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Kiss admits Ulster entering a season-defining period in Pro12

By Jonathan Bradley

After losing to Scarlets in the PRO12 in west Wales last weekend, Ulster Director of Rugby Les Kiss has admitted his side now must face up to what is a defining period of their season.

Ahead of the conclusion of the Champions Cup pools over the next fortnight - Ulster can still make the competition's last eight but must beat Exeter on Sunday, as well as Bordeaux-Begles the following week, and hope that other results go their way - the province's latest defeat was their seventh from their last 11 games in all competitions, a run that has left their domestic play-off hopes in a seemingly precarious state

"We are not in the ideal position, but we are still contenders," said Kiss, who arrived at Kingspan Stadium in a permanent capacity in November 2015.

"The players certainly believe it in the sheds and we have to make sure we dust off and get up for two big Champions Cup games against two big teams.

"We then get back on the horse for the PRO12. It will be an important Six Nations period for us. We will have injured players hopefully coming back by then, which will be a big plus for us and just give our squad a bit of depth.

"It's a big eight weeks for us."

There can be little overstating of that fact with the side currently sitting in sixth place on the PRO12 ladder, in the final spot that would guarantee top-level European rugby next season.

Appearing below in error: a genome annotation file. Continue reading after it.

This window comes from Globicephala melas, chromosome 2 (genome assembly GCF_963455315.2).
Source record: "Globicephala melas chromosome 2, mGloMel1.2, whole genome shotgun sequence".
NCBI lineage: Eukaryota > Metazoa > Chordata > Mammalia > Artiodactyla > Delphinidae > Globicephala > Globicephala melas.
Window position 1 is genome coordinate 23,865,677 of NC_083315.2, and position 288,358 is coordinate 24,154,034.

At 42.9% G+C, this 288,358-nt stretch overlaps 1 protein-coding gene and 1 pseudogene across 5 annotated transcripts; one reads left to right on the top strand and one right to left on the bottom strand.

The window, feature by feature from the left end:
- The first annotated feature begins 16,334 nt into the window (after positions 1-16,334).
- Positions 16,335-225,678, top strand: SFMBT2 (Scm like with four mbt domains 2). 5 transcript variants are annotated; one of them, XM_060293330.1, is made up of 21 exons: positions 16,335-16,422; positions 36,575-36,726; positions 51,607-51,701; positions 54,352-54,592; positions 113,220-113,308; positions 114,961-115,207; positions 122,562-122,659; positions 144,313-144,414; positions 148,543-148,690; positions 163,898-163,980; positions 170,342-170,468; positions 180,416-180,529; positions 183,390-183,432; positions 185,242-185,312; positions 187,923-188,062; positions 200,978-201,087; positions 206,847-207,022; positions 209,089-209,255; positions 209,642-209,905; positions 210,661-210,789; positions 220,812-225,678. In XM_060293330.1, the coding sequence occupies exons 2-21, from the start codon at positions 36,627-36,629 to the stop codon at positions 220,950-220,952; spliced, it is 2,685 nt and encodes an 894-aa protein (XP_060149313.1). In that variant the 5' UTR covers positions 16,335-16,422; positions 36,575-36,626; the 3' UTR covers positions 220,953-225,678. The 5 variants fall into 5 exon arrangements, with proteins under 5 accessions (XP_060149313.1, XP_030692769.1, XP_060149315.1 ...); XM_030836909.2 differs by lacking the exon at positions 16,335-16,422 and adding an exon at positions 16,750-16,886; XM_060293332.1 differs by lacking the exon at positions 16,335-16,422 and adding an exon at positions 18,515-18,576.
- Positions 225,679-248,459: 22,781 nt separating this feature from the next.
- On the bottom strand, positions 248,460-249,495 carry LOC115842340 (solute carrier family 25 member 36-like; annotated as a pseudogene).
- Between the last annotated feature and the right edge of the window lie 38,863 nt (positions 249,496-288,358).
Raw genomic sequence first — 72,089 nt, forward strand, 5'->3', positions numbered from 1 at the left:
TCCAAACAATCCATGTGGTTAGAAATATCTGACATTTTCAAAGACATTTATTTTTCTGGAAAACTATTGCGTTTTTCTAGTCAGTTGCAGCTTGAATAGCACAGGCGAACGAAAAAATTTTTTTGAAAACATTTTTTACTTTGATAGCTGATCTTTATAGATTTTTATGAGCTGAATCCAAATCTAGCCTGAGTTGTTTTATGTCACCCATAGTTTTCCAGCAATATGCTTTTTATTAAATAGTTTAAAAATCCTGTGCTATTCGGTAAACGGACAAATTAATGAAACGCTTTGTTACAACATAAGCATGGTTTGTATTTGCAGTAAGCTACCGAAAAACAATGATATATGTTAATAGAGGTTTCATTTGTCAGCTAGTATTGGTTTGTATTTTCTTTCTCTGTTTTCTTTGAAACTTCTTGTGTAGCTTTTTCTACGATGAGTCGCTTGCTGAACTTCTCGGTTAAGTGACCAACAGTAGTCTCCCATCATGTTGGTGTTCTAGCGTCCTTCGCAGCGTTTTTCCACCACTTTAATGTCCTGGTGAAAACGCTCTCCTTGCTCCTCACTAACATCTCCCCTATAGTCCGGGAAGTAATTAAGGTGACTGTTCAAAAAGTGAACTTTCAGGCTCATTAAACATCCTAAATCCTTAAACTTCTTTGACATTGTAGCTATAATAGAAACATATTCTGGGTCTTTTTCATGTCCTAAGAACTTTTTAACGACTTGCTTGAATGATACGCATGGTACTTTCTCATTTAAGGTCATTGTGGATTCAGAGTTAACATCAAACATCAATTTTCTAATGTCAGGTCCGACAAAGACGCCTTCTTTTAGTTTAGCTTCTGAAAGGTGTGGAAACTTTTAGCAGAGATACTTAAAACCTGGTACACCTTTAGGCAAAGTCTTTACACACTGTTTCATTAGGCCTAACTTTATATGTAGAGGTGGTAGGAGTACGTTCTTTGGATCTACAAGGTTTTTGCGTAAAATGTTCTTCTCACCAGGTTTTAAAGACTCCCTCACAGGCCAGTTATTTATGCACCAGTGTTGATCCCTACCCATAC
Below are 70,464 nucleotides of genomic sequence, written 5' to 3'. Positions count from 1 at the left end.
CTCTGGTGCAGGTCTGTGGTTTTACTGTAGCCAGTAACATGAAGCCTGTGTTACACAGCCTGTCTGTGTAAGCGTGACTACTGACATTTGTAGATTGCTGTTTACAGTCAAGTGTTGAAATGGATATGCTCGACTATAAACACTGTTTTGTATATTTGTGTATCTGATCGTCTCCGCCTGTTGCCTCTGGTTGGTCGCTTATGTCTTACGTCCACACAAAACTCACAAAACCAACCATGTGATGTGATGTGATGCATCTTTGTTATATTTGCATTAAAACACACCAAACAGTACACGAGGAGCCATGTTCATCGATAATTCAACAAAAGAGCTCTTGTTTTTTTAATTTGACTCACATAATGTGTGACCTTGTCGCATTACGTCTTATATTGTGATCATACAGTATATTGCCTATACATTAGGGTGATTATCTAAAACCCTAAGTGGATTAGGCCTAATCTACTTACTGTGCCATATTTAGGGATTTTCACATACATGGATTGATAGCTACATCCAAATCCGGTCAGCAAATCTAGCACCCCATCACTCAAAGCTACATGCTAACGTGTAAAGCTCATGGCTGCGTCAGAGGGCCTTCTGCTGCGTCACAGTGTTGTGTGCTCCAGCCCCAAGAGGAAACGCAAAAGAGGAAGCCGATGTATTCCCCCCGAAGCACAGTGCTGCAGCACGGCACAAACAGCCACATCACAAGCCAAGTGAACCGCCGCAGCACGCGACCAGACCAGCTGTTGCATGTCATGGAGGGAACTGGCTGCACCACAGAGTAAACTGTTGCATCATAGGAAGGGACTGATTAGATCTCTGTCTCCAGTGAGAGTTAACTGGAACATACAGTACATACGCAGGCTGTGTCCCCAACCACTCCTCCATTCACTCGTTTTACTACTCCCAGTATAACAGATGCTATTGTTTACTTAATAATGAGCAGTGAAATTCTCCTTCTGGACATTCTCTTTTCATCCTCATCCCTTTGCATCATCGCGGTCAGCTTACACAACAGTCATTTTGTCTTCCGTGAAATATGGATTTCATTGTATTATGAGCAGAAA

For Kiss, the need to take his squad to the play-offs, something they have managed in every season since 2012, is obvious, even if Pat Lam's success with Connacht and the Westerners' most unlikely of title triumphs last year shows the value of patience when allowing a new coach's methods to bed in.

The numbers this season, however, do make for somewhat daunting reading.

Since the addition of Italian sides in 2010-11, and the move to a 22-game schedule, the PRO12's fourth-placed team has averaged 67 points in the final standings with a further seven generally required for a home semi-final.

Ulster, who have secured 33 points from their 12 games to date, are clearly some way off the necessary pace and would need to average over three points a game between now and the end of the campaign to hit a tally that would be expected to net a play-off place.

And while their run of upcoming fixtures offers cause for optimism - three of the next five in the league will come against Zebre or Treviso - the side are in a position where they can ill-afford any more unexpected slip-ups, even with their core Ireland contingent unlikely to play another league game until April due to the Six Nations.

Interestingly in their favour, however, the losing bonus point picked up in Parc y Scarlets saw the province improve upon their tally from the corresponding games last season.

Taking the same 12 fixtures from a year ago - Kiss' first season in Belfast when the side managed 69 points, an identical tally to that under Neil Doak the previous year and one fewer than in the final season of Mark Anscombe's tenure - the return was actually seven points fewer, given that the side have already won three fixtures they lost last season, away to Glasgow and Cardiff, as well as home to Scarlets.

Looming large, though, are the trio of fixtures that will round out the campaign.

Ulster travel to Munster and Ospreys before hosting Leinster on the final weekend, knowing that a repeat of last season's tally of 11 points from those games would require a substantial upturn in form and fortunes. Now is the time to make ground.

Belfast Telegraph


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